Over the past few months I’ve been slowly moving into a mindset of keeping my data under my control when possible. When I talk about data I’m not just referring to my files. Through our adventures on the internet we create a fingerprint on various services. From your browser to your searching. I’ve slowly been changing what I use to try to reduce this. There is no way to eliminate it ultimately.
I’ve switched to using Firefox. Some people may hate the latest changes to it but after installing some add-ons I’ve made it into something I’m quite happy with. Why Firefox, though? Well! The sync software that Firefox uses is open source. This means they’ve added the ability to change the configuration to use your own running instance. My open tabs, bookmarks, and history are therefore stored in encrypted format on my own equipment. In many cases this data is even synced on a local network or over an encrypted connection to my home.
I like DuckDuckGo. They don’t track you and respect your privacy. The design is simple and their way of showing information from other sources (like Wikipedia) is useful.
I’ve mentioned this before but BitTorrent Sync is great. If you’d like to know more check out those blog posts.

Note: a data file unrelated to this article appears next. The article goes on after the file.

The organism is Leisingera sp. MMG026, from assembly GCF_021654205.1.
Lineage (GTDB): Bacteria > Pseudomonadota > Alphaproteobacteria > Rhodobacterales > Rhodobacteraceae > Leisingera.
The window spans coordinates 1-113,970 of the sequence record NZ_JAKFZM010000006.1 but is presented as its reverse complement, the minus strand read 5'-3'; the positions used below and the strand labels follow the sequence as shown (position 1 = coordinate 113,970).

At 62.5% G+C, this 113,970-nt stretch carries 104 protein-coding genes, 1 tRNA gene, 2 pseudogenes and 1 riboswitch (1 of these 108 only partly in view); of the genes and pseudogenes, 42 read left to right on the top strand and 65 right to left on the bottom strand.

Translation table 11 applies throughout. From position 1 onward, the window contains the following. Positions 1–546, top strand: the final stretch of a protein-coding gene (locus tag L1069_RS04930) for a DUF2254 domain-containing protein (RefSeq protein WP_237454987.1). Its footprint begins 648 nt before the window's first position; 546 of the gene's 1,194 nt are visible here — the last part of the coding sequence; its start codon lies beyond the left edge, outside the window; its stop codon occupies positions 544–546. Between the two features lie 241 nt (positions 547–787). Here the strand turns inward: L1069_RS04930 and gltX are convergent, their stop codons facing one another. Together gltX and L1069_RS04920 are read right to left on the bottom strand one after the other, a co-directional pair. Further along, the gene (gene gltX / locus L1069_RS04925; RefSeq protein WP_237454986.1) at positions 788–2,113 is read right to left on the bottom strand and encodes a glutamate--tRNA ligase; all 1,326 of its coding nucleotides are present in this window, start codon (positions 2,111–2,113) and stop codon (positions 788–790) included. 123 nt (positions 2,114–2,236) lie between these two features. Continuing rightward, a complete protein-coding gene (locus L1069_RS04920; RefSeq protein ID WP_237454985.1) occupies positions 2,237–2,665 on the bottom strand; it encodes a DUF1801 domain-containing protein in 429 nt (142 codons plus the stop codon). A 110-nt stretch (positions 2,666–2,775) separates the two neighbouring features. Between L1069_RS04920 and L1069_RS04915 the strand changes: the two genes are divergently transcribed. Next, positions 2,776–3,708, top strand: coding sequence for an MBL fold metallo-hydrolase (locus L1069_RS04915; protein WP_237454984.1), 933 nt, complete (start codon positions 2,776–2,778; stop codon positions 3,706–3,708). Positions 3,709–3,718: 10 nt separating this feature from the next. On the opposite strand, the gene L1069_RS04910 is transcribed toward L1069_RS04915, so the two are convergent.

I used to use the same password on many things. This is horrible as one site compromised means more potentially accessed by others. I opted for a password management solution that provides a unique secure password per site and stores these in encrypted format locally. Using BitTorrent Sync above allows this to be synced across all my systems without having them stored (even encrypted) with a service. This software is called 1Password. It can also store other things, like password information, credit cards, software licenses, etc.
This is just the start of my adventure into keeping data under my control but it has been quite fun and useful. What do you use (if anything) or do you settle for encrypted data stored outside of your control? Tweet me at @joshnet with your answer!